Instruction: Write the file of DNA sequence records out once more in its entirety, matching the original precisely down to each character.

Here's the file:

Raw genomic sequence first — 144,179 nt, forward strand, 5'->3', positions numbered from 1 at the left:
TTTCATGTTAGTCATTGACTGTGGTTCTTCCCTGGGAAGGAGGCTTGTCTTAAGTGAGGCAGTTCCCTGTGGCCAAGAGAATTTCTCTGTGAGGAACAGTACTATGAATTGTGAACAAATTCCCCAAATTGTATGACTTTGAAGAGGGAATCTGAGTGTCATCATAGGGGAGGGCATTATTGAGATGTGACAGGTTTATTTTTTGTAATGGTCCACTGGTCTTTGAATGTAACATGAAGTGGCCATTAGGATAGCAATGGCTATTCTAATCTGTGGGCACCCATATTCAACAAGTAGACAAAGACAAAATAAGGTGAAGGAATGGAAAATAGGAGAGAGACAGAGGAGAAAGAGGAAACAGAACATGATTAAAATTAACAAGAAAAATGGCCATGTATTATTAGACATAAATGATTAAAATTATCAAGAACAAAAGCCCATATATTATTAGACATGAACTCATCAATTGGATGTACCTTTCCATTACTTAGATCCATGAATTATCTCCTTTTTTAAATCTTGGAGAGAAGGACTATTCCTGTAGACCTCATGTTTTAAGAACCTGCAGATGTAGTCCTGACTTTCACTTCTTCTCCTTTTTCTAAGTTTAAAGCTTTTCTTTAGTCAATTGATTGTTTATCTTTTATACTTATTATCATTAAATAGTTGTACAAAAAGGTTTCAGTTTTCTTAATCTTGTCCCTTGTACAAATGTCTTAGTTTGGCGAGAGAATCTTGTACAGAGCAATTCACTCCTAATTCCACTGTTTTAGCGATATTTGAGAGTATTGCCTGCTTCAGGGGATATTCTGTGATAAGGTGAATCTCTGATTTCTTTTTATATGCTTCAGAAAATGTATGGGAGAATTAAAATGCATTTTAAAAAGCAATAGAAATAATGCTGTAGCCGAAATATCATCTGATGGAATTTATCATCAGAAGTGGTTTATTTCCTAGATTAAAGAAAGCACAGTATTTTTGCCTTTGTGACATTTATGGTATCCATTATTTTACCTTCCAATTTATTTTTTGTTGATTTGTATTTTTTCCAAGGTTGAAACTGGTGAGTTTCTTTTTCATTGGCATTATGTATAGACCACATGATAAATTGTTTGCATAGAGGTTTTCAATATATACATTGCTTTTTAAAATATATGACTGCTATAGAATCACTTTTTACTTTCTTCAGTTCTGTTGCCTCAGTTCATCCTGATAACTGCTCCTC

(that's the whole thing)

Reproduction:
Raw genomic sequence first — 144,179 nt, forward strand, 5'->3', positions numbered from 1 at the left:
TTTCATGTTAGTCATTGACTGTGGTTCTTCCCTGGGAAGGAGGCTTGTCTTAAGTGAGGCAGTTCCCTGTGGCCAAGAGAATTTCTCTGTGAGGAACAGTACTATGAATTGTGAACAAATTCCCCAAATTGTATGACTTTGAAGAGGGAATCTGAGTGTCATCATAGGGGAGGGCATTATTGAGATGTGACAGGTTTATTTTTTGTAATGGTCCACTGGTCTTTGAATGTAACATGAAGTGGCCATTAGGATAGCAATGGCTATTCTAATCTGTGGGCACCCATATTCAACAAGTAGACAAAGACAAAATAAGGTGAAGGAATGGAAAATAGGAGAGAGACAGAGGAGAAAGAGGAAACAGAACATGATTAAAATTAACAAGAAAAATGGCCATGTATTATTAGACATAAATGATTAAAATTATCAAGAACAAAAGCCCATATATTATTAGACATGAACTCATCAATTGGATGTACCTTTCCATTACTTAGATCCATGAATTATCTCCTTTTTTAAATCTTGGAGAGAAGGACTATTCCTGTAGACCTCATGTTTTAAGAACCTGCAGATGTAGTCCTGACTTTCACTTCTTCTCCTTTTTCTAAGTTTAAAGCTTTTCTTTAGTCAATTGATTGTTTATCTTTTATACTTATTATCATTAAATAGTTGTACAAAAAGGTTTCAGTTTTCTTAATCTTGTCCCTTGTACAAATGTCTTAGTTTGGCGAGAGAATCTTGTACAGAGCAATTCACTCCTAATTCCACTGTTTTAGCGATATTTGAGAGTATTGCCTGCTTCAGGGGATATTCTGTGATAAGGTGAATCTCTGATTTCTTTTTATATGCTTCAGAAAATGTATGGGAGAATTAAAATGCATTTTAAAAAGCAATAGAAATAATGCTGTAGCCGAAATATCATCTGATGGAATTTATCATCAGAAGTGGTTTATTTCCTAGATTAAAGAAAGCACAGTATTTTTGCCTTTGTGACATTTATGGTATCCATTATTTTACCTTCCAATTTATTTTTTGTTGATTTGTATTTTTTCCAAGGTTGAAACTGGTGAGTTTCTTTTTCATTGGCATTATGTATAGACCACATGATAAATTGTTTGCATAGAGGTTTTCAATATATACATTGCTTTTTAAAATATATGACTGCTATAGAATCACTTTTTACTTTCTTCAGTTCTGTTGCCTCAGTTCATCCTGATAACTGCTCCTC